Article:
When you see an OUI checkpoint up ahead, it can make you nervous and uncomfortable. Even if you are not under the influence of any substance, going through a sobriety checkpoint can still be inconvenient and invasive. While these checkpoints may feel unfair or intrusive, they are legal in Massachusetts under state and federal law.
How you conduct yourself during a police checkpoint can greatly affect the outcome. Here is some general information about your rights and how to behave during a checkpoint.
1. Do not make illegal turns to avoid it
You have the right to avoid a checkpoint if you notice one. But you cannot break any laws by doing so. Only change lanes and make turns or U-turns if it is legal and safe to do so.
2. Drive carefully
Expect for the police officers to scrutinize your every move. The last thing you want is to stand out by doing anything improper, such as speeding, honking or failing to use your turn signal when necessary. Be mindful about following traffic laws and any instructions the cops give you.
3. Avoid incriminating yourself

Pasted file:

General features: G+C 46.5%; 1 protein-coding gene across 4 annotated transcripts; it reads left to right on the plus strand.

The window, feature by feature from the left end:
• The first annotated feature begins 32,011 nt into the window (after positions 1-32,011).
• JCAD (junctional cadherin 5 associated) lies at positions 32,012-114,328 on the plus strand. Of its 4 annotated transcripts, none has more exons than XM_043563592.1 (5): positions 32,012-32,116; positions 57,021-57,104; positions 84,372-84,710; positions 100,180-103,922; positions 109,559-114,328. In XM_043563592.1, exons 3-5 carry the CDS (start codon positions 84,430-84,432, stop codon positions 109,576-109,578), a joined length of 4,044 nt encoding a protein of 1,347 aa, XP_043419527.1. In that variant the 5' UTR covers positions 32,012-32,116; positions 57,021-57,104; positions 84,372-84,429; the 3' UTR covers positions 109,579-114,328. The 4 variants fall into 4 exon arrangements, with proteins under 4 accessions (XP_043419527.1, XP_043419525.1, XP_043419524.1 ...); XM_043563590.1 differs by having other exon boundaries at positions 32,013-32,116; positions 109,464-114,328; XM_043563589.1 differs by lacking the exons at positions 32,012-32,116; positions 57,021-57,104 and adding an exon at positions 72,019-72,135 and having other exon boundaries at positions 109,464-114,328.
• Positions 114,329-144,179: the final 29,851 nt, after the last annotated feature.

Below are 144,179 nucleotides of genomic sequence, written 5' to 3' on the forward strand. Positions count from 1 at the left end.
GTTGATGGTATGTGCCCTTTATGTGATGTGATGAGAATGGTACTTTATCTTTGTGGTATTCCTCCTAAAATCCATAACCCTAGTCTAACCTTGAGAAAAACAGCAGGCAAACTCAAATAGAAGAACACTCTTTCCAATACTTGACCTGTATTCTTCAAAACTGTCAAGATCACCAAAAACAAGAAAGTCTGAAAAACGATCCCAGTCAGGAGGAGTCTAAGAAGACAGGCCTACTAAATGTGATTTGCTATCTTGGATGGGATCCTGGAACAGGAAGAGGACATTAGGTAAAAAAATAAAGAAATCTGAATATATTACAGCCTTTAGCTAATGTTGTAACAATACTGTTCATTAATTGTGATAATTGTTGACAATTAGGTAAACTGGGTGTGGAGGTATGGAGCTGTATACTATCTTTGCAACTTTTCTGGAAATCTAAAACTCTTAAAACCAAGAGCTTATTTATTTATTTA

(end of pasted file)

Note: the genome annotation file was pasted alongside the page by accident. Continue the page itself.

It is best to not overshare with an officer at a checkpoint. Even if you are a naturally talkative person or you believe that having an honest conversation will help you, you may make a statement that causes the officer to be suspicious. Do not talk or answer more questions than necessary.
4. Do not allow searches
In order for a police officer to lawfully search of your vehicle, he or she must either have a warrant, have probable cause to suspect a crime or see something suspicious in plain sight. You do not need to allow an officer to search your car outside of these circumstances.
5. Leave with permission
Do not leave the checkpoint until the officer lets you. Otherwise, this may be seen as fleeing the checkpoint. When in doubt, ask the officer if you can leave.